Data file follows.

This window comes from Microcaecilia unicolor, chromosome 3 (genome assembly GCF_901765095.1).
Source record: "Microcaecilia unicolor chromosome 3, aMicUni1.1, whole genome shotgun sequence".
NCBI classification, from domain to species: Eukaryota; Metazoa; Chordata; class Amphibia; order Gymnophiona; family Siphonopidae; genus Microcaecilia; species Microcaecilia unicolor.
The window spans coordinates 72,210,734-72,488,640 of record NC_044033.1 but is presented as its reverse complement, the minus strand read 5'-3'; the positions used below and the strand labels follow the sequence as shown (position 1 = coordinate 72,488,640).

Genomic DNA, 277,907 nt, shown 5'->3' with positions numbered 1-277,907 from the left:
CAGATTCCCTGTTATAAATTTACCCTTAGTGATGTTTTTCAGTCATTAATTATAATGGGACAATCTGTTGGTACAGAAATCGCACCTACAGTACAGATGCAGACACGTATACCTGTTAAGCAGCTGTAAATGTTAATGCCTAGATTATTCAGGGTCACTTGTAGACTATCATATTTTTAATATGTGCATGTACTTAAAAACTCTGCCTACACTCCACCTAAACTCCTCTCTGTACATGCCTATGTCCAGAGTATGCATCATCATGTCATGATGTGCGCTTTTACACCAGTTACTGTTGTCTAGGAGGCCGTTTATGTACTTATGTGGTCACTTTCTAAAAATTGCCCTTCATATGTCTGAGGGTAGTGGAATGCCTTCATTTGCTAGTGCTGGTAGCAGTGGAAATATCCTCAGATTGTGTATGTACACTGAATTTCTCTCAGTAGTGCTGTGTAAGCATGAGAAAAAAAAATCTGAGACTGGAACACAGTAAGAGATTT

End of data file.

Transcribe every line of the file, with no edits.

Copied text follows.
This window comes from Microcaecilia unicolor, chromosome 3 (genome assembly GCF_901765095.1).
Source record: "Microcaecilia unicolor chromosome 3, aMicUni1.1, whole genome shotgun sequence".
NCBI classification, from domain to species: Eukaryota; Metazoa; Chordata; class Amphibia; order Gymnophiona; family Siphonopidae; genus Microcaecilia; species Microcaecilia unicolor.
The window spans coordinates 72,210,734-72,488,640 of record NC_044033.1 but is presented as its reverse complement, the minus strand read 5'-3'; the positions used below and the strand labels follow the sequence as shown (position 1 = coordinate 72,488,640).

Genomic DNA, 277,907 nt, shown 5'->3' with positions numbered 1-277,907 from the left:
CAGATTCCCTGTTATAAATTTACCCTTAGTGATGTTTTTCAGTCATTAATTATAATGGGACAATCTGTTGGTACAGAAATCGCACCTACAGTACAGATGCAGACACGTATACCTGTTAAGCAGCTGTAAATGTTAATGCCTAGATTATTCAGGGTCACTTGTAGACTATCATATTTTTAATATGTGCATGTACTTAAAAACTCTGCCTACACTCCACCTAAACTCCTCTCTGTACATGCCTATGTCCAGAGTATGCATCATCATGTCATGATGTGCGCTTTTACACCAGTTACTGTTGTCTAGGAGGCCGTTTATGTACTTATGTGGTCACTTTCTAAAAATTGCCCTTCATATGTCTGAGGGTAGTGGAATGCCTTCATTTGCTAGTGCTGGTAGCAGTGGAAATATCCTCAGATTGTGTATGTACACTGAATTTCTCTCAGTAGTGCTGTGTAAGCATGAGAAAAAAAAATCTGAGACTGGAACACAGTAAGAGATTT